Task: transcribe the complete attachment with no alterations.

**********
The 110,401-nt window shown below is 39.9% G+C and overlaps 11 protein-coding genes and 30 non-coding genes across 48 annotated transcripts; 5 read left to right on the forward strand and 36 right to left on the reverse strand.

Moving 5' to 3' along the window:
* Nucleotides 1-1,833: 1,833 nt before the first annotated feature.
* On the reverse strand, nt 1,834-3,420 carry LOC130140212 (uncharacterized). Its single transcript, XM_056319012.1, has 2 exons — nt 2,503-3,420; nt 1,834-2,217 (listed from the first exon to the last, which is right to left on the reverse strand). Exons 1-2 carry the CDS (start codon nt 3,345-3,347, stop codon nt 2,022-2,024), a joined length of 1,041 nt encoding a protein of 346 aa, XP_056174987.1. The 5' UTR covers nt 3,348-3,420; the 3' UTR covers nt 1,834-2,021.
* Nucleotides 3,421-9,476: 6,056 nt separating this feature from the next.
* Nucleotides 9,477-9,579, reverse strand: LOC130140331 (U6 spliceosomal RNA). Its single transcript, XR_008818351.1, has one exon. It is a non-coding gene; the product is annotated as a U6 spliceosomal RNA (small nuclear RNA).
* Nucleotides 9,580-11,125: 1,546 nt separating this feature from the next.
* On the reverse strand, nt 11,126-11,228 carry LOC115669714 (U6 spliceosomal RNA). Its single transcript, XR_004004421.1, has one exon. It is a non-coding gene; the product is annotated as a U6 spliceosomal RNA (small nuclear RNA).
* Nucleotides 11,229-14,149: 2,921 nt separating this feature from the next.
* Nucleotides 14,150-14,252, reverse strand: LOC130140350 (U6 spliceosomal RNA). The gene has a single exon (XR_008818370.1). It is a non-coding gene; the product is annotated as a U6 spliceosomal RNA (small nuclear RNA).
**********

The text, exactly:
The 110,401-nt window shown below is 39.9% G+C and overlaps 11 protein-coding genes and 30 non-coding genes across 48 annotated transcripts; 5 read left to right on the forward strand and 36 right to left on the reverse strand.

Moving 5' to 3' along the window:
* Nucleotides 1-1,833: 1,833 nt before the first annotated feature.
* On the reverse strand, nt 1,834-3,420 carry LOC130140212 (uncharacterized). Its single transcript, XM_056319012.1, has 2 exons — nt 2,503-3,420; nt 1,834-2,217 (listed from the first exon to the last, which is right to left on the reverse strand). Exons 1-2 carry the CDS (start codon nt 3,345-3,347, stop codon nt 2,022-2,024), a joined length of 1,041 nt encoding a protein of 346 aa, XP_056174987.1. The 5' UTR covers nt 3,348-3,420; the 3' UTR covers nt 1,834-2,021.
* Nucleotides 3,421-9,476: 6,056 nt separating this feature from the next.
* Nucleotides 9,477-9,579, reverse strand: LOC130140331 (U6 spliceosomal RNA). Its single transcript, XR_008818351.1, has one exon. It is a non-coding gene; the product is annotated as a U6 spliceosomal RNA (small nuclear RNA).
* Nucleotides 9,580-11,125: 1,546 nt separating this feature from the next.
* On the reverse strand, nt 11,126-11,228 carry LOC115669714 (U6 spliceosomal RNA). Its single transcript, XR_004004421.1, has one exon. It is a non-coding gene; the product is annotated as a U6 spliceosomal RNA (small nuclear RNA).
* Nucleotides 11,229-14,149: 2,921 nt separating this feature from the next.
* Nucleotides 14,150-14,252, reverse strand: LOC130140350 (U6 spliceosomal RNA). The gene has a single exon (XR_008818370.1). It is a non-coding gene; the product is annotated as a U6 spliceosomal RNA (small nuclear RNA).